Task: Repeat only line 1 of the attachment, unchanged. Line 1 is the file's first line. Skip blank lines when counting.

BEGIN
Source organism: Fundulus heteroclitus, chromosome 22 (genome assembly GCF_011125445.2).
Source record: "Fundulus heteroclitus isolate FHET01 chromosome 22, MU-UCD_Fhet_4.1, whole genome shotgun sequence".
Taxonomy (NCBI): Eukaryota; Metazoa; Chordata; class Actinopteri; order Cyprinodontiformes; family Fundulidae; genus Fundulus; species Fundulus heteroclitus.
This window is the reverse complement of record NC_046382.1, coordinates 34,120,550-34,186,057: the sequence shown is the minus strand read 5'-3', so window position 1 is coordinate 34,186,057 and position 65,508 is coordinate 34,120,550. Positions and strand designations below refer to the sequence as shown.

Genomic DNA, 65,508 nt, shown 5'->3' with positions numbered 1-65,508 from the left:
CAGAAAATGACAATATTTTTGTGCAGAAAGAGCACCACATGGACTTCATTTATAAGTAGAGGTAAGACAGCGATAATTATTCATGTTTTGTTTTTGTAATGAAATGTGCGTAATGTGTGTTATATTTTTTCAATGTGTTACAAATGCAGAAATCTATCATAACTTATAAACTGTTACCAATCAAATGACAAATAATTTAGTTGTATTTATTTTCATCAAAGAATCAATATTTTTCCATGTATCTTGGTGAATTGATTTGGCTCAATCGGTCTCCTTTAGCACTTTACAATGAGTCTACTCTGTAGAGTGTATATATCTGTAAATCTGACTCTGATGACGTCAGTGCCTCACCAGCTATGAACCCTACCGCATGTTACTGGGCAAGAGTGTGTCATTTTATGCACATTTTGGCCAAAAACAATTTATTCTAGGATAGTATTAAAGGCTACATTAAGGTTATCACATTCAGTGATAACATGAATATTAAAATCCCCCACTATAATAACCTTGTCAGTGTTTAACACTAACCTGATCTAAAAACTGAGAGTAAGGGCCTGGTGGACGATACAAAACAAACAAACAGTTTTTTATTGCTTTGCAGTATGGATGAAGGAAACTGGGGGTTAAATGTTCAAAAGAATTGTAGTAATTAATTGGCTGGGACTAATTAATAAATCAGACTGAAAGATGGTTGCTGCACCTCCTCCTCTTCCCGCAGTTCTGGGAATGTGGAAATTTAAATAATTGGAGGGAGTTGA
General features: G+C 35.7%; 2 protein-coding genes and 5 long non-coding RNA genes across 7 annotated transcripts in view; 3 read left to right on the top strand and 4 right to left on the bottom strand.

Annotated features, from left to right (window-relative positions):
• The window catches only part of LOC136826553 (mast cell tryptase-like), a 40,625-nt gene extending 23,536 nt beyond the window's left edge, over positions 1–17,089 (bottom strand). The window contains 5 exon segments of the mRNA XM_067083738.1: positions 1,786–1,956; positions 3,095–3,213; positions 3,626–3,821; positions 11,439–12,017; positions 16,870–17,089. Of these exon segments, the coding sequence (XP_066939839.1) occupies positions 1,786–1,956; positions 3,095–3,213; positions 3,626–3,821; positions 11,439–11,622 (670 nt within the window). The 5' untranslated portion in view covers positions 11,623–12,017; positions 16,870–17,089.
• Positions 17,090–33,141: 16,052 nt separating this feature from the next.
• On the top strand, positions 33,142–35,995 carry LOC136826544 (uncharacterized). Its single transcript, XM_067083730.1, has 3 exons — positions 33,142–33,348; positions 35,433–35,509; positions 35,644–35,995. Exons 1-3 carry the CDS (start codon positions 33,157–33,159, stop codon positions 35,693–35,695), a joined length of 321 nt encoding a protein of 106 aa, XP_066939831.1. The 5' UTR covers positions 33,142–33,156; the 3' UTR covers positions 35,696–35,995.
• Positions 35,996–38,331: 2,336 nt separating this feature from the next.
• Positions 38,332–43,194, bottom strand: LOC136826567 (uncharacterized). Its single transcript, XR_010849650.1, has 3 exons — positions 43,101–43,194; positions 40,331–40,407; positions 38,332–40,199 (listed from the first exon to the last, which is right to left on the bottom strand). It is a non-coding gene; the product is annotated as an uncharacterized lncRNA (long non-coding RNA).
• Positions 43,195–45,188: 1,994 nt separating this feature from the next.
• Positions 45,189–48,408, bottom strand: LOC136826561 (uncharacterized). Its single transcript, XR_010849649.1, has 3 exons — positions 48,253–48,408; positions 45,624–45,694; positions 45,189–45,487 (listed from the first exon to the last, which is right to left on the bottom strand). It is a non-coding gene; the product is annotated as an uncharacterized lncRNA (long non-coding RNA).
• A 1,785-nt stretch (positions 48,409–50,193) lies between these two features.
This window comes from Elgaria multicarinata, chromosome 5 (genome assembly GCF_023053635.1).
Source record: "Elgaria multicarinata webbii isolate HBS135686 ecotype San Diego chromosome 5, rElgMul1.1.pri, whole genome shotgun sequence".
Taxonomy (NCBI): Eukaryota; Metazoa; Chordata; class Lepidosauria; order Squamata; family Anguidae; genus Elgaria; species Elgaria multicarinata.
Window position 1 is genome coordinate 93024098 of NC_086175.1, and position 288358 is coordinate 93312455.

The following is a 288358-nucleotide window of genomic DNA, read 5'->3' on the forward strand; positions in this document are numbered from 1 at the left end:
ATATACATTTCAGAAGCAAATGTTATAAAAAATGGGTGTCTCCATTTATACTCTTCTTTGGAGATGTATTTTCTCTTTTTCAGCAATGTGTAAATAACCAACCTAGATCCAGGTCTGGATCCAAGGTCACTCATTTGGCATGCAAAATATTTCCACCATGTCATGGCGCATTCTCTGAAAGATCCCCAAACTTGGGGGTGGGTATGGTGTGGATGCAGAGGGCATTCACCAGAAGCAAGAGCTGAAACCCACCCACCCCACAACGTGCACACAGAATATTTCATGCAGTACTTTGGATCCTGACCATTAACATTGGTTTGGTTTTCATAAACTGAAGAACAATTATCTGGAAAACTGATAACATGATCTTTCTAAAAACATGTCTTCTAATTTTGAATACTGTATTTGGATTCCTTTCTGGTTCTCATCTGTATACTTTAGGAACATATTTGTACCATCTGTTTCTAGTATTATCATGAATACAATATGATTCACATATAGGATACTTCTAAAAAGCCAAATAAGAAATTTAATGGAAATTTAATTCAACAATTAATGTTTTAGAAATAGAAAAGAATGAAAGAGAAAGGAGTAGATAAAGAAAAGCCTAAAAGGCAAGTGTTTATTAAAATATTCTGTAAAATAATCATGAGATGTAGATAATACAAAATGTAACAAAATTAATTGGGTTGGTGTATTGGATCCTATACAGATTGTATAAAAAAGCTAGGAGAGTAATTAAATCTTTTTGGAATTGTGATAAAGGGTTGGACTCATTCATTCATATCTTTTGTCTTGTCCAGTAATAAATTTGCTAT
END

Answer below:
Source organism: Fundulus heteroclitus, chromosome 22 (genome assembly GCF_011125445.2).